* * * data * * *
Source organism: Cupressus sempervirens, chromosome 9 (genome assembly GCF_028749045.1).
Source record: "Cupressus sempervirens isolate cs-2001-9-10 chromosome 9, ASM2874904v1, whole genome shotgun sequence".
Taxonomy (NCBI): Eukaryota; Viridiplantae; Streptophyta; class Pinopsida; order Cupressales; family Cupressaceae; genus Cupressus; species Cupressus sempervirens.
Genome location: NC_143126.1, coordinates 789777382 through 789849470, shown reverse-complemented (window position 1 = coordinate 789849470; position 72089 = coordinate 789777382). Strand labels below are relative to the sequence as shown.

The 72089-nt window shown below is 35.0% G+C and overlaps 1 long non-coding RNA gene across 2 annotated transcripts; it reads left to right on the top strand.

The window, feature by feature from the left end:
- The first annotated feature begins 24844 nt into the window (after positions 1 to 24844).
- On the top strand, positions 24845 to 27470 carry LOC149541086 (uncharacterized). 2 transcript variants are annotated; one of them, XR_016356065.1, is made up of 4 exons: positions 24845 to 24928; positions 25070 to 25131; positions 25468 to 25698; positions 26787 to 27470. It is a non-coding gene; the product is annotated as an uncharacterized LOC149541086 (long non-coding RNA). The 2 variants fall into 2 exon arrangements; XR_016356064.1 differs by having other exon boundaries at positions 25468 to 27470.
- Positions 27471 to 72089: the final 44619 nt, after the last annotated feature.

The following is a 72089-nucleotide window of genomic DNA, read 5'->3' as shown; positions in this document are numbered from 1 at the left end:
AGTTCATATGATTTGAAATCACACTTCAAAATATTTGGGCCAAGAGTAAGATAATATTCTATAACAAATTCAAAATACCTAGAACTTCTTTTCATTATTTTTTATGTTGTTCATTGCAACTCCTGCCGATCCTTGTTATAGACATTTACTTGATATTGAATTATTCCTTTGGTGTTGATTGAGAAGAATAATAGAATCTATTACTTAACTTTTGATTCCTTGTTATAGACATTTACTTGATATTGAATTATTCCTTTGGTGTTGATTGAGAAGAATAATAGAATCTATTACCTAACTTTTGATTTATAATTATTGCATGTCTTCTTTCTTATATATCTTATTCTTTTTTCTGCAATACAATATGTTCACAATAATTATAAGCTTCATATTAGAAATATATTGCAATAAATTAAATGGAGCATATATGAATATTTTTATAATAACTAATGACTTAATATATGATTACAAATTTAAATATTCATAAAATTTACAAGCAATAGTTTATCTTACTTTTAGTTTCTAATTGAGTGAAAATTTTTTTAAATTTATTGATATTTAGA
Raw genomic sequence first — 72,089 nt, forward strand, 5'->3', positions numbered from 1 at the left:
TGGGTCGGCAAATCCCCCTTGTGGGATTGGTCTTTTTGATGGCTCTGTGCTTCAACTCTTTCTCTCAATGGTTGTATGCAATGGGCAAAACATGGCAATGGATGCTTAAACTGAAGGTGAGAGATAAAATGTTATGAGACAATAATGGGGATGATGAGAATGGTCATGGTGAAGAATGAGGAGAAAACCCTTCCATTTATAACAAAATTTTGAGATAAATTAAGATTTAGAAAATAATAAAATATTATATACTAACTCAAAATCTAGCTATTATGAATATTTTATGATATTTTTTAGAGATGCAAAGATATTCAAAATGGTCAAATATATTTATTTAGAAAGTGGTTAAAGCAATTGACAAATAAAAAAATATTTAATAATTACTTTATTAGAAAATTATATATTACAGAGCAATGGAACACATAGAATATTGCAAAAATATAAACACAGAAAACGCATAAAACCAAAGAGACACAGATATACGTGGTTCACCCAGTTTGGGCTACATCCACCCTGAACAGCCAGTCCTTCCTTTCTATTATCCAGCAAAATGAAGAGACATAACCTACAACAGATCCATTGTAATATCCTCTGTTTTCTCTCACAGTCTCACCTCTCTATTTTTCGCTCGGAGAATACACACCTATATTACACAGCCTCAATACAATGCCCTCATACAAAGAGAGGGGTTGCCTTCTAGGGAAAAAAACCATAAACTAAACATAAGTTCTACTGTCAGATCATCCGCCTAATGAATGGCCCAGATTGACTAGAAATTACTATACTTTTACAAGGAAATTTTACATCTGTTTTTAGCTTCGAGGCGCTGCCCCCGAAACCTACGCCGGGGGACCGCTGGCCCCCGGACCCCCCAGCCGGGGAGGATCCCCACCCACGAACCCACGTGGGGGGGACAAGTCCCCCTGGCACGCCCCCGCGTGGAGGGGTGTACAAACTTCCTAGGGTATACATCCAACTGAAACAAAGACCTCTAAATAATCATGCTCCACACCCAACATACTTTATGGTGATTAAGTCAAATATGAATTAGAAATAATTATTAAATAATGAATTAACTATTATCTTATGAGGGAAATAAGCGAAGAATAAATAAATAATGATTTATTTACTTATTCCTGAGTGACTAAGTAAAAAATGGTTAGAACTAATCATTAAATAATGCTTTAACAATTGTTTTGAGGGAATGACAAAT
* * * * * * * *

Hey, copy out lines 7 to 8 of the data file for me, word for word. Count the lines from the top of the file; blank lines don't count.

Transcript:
- The first annotated feature begins 24844 nt into the window (after positions 1 to 24844).
- On the top strand, positions 24845 to 27470 carry LOC149541086 (uncharacterized). 2 transcript variants are annotated; one of them, XR_016356065.1, is made up of 4 exons: positions 24845 to 24928; positions 25070 to 25131; positions 25468 to 25698; positions 26787 to 27470. It is a non-coding gene; the product is annotated as an uncharacterized LOC149541086 (long non-coding RNA). The 2 variants fall into 2 exon arrangements; XR_016356064.1 differs by having other exon boundaries at positions 25468 to 27470.